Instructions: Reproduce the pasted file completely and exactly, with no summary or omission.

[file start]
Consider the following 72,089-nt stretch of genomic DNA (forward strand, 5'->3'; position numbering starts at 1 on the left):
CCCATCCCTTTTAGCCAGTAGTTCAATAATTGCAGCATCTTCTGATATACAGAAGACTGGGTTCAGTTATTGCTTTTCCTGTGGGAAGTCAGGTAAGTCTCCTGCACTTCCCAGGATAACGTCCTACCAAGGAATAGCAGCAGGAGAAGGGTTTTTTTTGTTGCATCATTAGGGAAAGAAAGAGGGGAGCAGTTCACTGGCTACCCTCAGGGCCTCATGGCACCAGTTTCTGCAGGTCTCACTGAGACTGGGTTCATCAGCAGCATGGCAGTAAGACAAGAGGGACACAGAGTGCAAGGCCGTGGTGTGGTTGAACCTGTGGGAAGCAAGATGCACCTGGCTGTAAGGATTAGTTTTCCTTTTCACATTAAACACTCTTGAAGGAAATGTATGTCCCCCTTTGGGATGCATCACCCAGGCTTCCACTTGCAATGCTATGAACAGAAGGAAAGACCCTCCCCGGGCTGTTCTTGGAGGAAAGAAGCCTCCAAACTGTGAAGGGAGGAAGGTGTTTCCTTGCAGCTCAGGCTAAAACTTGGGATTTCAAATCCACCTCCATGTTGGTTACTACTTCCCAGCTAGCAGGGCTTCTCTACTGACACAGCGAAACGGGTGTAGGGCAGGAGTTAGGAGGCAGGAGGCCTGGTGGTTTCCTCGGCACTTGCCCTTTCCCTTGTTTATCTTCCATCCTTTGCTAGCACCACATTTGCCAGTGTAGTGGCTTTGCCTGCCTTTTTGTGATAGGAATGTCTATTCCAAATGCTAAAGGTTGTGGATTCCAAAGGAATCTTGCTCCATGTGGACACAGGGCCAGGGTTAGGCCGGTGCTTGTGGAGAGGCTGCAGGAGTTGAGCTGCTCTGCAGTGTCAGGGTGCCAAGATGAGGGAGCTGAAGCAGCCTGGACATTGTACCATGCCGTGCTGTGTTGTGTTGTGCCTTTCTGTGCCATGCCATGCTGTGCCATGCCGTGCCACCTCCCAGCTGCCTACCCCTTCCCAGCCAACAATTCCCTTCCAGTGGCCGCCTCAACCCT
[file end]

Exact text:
Consider the following 72,089-nt stretch of genomic DNA (forward strand, 5'->3'; position numbering starts at 1 on the left):
CCCATCCCTTTTAGCCAGTAGTTCAATAATTGCAGCATCTTCTGATATACAGAAGACTGGGTTCAGTTATTGCTTTTCCTGTGGGAAGTCAGGTAAGTCTCCTGCACTTCCCAGGATAACGTCCTACCAAGGAATAGCAGCAGGAGAAGGGTTTTTTTTGTTGCATCATTAGGGAAAGAAAGAGGGGAGCAGTTCACTGGCTACCCTCAGGGCCTCATGGCACCAGTTTCTGCAGGTCTCACTGAGACTGGGTTCATCAGCAGCATGGCAGTAAGACAAGAGGGACACAGAGTGCAAGGCCGTGGTGTGGTTGAACCTGTGGGAAGCAAGATGCACCTGGCTGTAAGGATTAGTTTTCCTTTTCACATTAAACACTCTTGAAGGAAATGTATGTCCCCCTTTGGGATGCATCACCCAGGCTTCCACTTGCAATGCTATGAACAGAAGGAAAGACCCTCCCCGGGCTGTTCTTGGAGGAAAGAAGCCTCCAAACTGTGAAGGGAGGAAGGTGTTTCCTTGCAGCTCAGGCTAAAACTTGGGATTTCAAATCCACCTCCATGTTGGTTACTACTTCCCAGCTAGCAGGGCTTCTCTACTGACACAGCGAAACGGGTGTAGGGCAGGAGTTAGGAGGCAGGAGGCCTGGTGGTTTCCTCGGCACTTGCCCTTTCCCTTGTTTATCTTCCATCCTTTGCTAGCACCACATTTGCCAGTGTAGTGGCTTTGCCTGCCTTTTTGTGATAGGAATGTCTATTCCAAATGCTAAAGGTTGTGGATTCCAAAGGAATCTTGCTCCATGTGGACACAGGGCCAGGGTTAGGCCGGTGCTTGTGGAGAGGCTGCAGGAGTTGAGCTGCTCTGCAGTGTCAGGGTGCCAAGATGAGGGAGCTGAAGCAGCCTGGACATTGTACCATGCCGTGCTGTGTTGTGTTGTGCCTTTCTGTGCCATGCCATGCTGTGCCATGCCGTGCCACCTCCCAGCTGCCTACCCCTTCCCAGCCAACAATTCCCTTCCAGTGGCCGCCTCAACCCT